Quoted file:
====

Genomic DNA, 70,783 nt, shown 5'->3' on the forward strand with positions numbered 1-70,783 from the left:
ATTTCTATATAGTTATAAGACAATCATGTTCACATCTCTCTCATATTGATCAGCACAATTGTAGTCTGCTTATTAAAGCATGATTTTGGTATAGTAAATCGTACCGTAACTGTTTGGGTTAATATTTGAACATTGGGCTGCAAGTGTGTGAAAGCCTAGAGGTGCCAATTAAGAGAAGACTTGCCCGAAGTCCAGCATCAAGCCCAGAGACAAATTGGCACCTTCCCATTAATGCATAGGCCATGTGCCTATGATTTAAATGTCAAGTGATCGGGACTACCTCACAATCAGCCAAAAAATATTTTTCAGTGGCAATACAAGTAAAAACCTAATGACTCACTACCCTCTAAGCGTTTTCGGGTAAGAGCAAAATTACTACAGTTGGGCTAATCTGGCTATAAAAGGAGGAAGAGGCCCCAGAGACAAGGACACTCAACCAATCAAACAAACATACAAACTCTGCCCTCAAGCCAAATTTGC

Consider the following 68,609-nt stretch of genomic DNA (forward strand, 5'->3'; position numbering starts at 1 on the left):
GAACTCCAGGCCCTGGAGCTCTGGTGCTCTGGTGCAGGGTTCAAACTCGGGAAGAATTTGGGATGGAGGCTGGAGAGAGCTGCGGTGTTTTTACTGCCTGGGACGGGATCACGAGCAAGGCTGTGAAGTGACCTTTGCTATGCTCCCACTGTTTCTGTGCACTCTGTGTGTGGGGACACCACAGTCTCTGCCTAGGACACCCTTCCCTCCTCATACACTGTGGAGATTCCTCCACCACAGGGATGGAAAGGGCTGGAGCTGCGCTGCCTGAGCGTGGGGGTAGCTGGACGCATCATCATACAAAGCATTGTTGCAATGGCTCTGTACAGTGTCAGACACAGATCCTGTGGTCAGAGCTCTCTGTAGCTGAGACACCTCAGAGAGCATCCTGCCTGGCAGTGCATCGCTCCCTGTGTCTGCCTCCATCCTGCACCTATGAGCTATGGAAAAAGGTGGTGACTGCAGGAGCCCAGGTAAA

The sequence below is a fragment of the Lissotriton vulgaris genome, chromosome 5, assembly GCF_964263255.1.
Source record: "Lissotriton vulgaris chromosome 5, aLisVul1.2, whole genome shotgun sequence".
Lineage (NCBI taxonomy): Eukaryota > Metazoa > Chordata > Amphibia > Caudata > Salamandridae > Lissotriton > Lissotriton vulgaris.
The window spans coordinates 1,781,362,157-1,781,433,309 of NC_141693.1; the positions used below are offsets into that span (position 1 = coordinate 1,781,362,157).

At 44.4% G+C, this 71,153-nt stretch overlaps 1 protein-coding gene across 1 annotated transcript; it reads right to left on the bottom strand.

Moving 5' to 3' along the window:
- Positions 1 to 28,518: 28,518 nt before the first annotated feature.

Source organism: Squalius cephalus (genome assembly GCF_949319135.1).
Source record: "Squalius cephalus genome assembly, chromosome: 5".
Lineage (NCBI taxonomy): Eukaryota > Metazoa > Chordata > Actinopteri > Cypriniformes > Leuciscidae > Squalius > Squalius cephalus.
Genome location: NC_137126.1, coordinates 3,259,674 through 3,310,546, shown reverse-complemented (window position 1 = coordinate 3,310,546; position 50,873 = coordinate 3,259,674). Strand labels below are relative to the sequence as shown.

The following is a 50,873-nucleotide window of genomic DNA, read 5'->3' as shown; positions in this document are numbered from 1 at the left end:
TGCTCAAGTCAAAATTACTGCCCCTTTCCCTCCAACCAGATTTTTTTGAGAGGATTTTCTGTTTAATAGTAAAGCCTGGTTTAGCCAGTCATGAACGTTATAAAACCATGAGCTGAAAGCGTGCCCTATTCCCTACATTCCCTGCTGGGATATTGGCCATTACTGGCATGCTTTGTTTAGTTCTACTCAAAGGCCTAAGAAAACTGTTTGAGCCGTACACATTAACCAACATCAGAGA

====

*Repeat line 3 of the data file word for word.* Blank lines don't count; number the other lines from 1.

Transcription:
Consider the following 68,609-nt stretch of genomic DNA (forward strand, 5'->3'; position numbering starts at 1 on the left):